If an apology by the Catholic Church for the residential school horrors is not forthcoming, if the Church as an institution cannot by tradition be held as the agent of sin, but if there is any reconsideration of this seemingly baffling approach, there is recommended reading to help guide the eventual decision.
What would good books advise in these circumstances? How might a decision be advanced were there an examination of their insights and advice? There are dozens of inspirational passages.
First, let us agree on the principle of the matter, the greater objective at stake.
Romans 14:19 So then, let us pursue what makes for peace and for building up one another.
This is a community broken by tragedy systemically imposed. It seeks peaceable reconciliation. The perpetrators might be gone, but the overriding goal remains practical in providing an apology – and the mercy and compassion it brings – as part of an administering of justice.
Zechariah 7:9 This is what the Lord Almighty said: ‘Administer true justice; show mercy and compassion to one another.’
For what we all know:
Proverbs 21:15 When justice is done, it brings joy to the righteous but terror to evildoers.
It is said to be evident in the benefit of the consistency of action:
Psalm 106:3 Blessed are those who act justly, who always do what is right.
It is thus an important calling, a guide, but with the benefit that confers comes a responsibility:
Deuteronomy 16:20 Follow justice and justice alone, so that you may live and possess the land the Lord your God is giving you.
The objects of this applied responsibility are directly within this grieving, traumatized community, so the passages implore a wide definition:
Psalm 82: 3 Give justice to the weak and fatherless; maintain the right of the afflicted and the destitute.
Proverbs 31: 8-9 Open your mouth for the mute, for the rights of all who are destitute. Open your mouth, judge righteously, defend the rights of the poor and needy.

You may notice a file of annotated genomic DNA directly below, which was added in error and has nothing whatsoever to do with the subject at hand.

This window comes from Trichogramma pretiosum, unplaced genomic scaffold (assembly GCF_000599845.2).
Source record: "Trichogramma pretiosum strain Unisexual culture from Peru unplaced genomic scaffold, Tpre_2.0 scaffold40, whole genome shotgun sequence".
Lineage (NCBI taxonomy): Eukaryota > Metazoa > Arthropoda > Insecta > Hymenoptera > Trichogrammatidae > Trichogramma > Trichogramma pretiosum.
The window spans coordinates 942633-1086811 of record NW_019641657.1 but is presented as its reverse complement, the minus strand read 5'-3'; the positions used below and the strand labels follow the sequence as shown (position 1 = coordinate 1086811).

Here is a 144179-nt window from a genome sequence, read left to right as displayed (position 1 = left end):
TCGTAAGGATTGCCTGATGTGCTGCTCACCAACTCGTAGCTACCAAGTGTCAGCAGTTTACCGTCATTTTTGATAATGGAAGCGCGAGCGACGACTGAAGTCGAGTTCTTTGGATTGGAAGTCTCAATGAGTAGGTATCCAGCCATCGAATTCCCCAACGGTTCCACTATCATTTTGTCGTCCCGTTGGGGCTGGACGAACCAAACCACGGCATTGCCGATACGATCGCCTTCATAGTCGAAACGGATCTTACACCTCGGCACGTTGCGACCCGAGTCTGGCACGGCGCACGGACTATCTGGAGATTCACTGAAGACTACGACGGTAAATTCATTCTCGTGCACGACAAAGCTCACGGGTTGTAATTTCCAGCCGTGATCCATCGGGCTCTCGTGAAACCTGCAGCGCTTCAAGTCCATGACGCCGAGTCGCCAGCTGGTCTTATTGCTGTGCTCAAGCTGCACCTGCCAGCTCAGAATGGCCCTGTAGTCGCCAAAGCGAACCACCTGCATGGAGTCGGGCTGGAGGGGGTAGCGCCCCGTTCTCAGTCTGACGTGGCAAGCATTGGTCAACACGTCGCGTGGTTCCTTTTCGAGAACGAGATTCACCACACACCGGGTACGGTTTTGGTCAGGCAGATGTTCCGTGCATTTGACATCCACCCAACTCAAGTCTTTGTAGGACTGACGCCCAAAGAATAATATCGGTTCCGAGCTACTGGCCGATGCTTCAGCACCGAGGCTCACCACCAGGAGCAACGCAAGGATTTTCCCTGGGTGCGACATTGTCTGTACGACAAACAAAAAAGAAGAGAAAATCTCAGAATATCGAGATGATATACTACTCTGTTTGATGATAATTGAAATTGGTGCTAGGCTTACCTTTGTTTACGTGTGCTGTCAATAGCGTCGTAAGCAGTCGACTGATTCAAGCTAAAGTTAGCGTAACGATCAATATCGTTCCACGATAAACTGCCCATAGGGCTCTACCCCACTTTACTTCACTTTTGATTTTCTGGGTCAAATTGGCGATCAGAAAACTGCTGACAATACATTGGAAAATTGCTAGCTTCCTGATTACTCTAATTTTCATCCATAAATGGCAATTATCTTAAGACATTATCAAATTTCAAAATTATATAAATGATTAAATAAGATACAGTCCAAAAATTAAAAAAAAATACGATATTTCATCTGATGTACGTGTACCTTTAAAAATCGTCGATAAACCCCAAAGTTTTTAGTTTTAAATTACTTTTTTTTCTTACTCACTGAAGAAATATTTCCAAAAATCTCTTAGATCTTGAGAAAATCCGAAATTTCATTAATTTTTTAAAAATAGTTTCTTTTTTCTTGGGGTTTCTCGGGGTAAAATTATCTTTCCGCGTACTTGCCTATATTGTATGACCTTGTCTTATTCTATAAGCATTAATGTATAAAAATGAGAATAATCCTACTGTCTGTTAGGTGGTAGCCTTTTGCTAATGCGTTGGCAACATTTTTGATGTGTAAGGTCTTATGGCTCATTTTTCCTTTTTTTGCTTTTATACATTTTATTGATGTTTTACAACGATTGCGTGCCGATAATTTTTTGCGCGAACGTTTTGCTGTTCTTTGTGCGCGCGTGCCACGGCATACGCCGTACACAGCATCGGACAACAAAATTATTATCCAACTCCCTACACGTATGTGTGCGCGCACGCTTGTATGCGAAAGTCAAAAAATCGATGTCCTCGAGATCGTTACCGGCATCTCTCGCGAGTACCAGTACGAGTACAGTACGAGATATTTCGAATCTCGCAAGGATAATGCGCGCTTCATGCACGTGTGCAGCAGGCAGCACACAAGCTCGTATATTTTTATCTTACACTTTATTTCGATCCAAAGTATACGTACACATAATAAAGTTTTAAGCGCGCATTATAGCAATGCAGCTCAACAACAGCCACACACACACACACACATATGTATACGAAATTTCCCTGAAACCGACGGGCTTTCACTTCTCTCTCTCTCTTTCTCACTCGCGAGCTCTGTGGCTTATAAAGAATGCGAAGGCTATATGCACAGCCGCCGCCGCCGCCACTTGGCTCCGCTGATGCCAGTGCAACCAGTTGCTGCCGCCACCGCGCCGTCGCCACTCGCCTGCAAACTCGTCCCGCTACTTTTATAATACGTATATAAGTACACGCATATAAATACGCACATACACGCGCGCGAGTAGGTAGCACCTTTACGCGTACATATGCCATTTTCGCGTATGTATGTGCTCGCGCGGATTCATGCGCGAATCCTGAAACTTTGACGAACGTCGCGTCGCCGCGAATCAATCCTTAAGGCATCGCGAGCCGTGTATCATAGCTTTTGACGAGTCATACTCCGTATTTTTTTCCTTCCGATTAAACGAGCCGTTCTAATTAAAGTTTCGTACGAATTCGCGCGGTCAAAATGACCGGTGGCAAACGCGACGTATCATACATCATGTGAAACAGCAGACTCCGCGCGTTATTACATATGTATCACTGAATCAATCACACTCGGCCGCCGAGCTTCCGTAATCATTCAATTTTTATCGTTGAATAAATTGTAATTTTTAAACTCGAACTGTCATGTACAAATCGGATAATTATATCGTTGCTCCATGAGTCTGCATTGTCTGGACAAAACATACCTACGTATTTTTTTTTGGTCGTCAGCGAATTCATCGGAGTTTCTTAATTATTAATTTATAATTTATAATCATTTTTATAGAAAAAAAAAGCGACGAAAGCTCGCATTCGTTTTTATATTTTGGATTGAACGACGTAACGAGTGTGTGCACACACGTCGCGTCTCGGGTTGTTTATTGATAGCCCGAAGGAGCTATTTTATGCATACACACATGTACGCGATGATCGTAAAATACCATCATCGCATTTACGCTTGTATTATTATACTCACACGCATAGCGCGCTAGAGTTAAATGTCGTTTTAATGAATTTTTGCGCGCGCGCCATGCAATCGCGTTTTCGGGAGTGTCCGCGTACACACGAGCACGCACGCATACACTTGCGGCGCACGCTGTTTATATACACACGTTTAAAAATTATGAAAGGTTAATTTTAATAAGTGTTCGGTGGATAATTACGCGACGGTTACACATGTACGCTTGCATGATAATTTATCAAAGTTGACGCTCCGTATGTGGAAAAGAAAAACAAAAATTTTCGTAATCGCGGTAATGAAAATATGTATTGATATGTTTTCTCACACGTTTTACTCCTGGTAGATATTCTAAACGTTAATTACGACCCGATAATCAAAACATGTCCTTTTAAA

Micah 6:8 He has told you, O mortal, what is good; and what does the Lord require of you but to do justice, and to love kindness, and to walk humbly with your God?
While the Church’s leader professes “closeness” with Canadians traumatized by the discovery of the Kamloops graves, most would see a dilemma in the theological reticence as he is called at this moment to use his authority to open his heart and respect the wishes of our First Nation, indeed of the country:
John 3:17-18 But if anyone has the world’s goods and sees his brother in need, yet closes his heart against him, how does God’s love abide in him?
There is no concealing how this community has abided these principles in its own struggles, how it continues to find institutional response insufficient, how it has held its end up in the covenant but finds failure in the institutional response.
Luke 6:27-42 But I say to you who hear: Love your enemies, do good to those who hate you, bless those who curse you, pray for those who abuse you. To one who strikes you on the cheek, offer the other also, and from one who takes away your cloak do not withhold your tunic either. Give to everyone who begs from you, and from one who takes away your goods do not demand them back. And as you wish that others would do to you, do so to them.
The repetitive chorus of incantation throughout the passages leaves no doubt of the road best travelled.
Matthew 11:28 Come to me, all you who are weary and burdened, and I will give you rest.
No matter your reluctance, one is asked above all else:
Isaiah 1:17 Learn to do good; seek justice, correct oppression; bring justice to the fatherless, plead the widow's cause.
Psalm 34:14 Turn from evil and do good; seek peace and pursue it.
The Indigenous community can look to the readings and find validation of their concerns:
Psalm 6:2 Have mercy on me, Lord, because I’m frail. Heal me, Lord, because my bones are shaking in terror!”
We are told of the power that this ministering can deliver.
Psalm 147:3 God heals the broken-hearted and bandages their wounds.
Yet it requires leadership in the opportunity presented, and this is where today we find the institution lacking, whether out of its fear of litigation or out of adherence to theological history. Still:
Psalm 12:5 Because of the devastation of the afflicted, because of the groaning of the needy, “Now I will arise,” says the Lord; “I will set him in the safety for which he longs.”
After all, it is advised:
Deuteronomy 16:20 Justice, and only justice, you shall follow, that you may live and inherit the land that the Lord your God is giving you.
And we are all encouraged:
John 14:27 Peace I leave with you. My peace I give you. I give to you not as the world gives. Don’t be troubled or afraid.
The non-presence of an apology might be temporary, steeped in institutional tradition or in slow process, so it does not reflect the contemporary expectation of swift social media-like response. But it is hoped the apology comes, for it will have its impact:
Amos 5:24 But let justice roll down like waters, and righteousness like an ever-flowing stream.
Kirk LaPointe is publisher and editor-in-chief of Business in Vancouver and vice-president, editorial, of Glacier Media.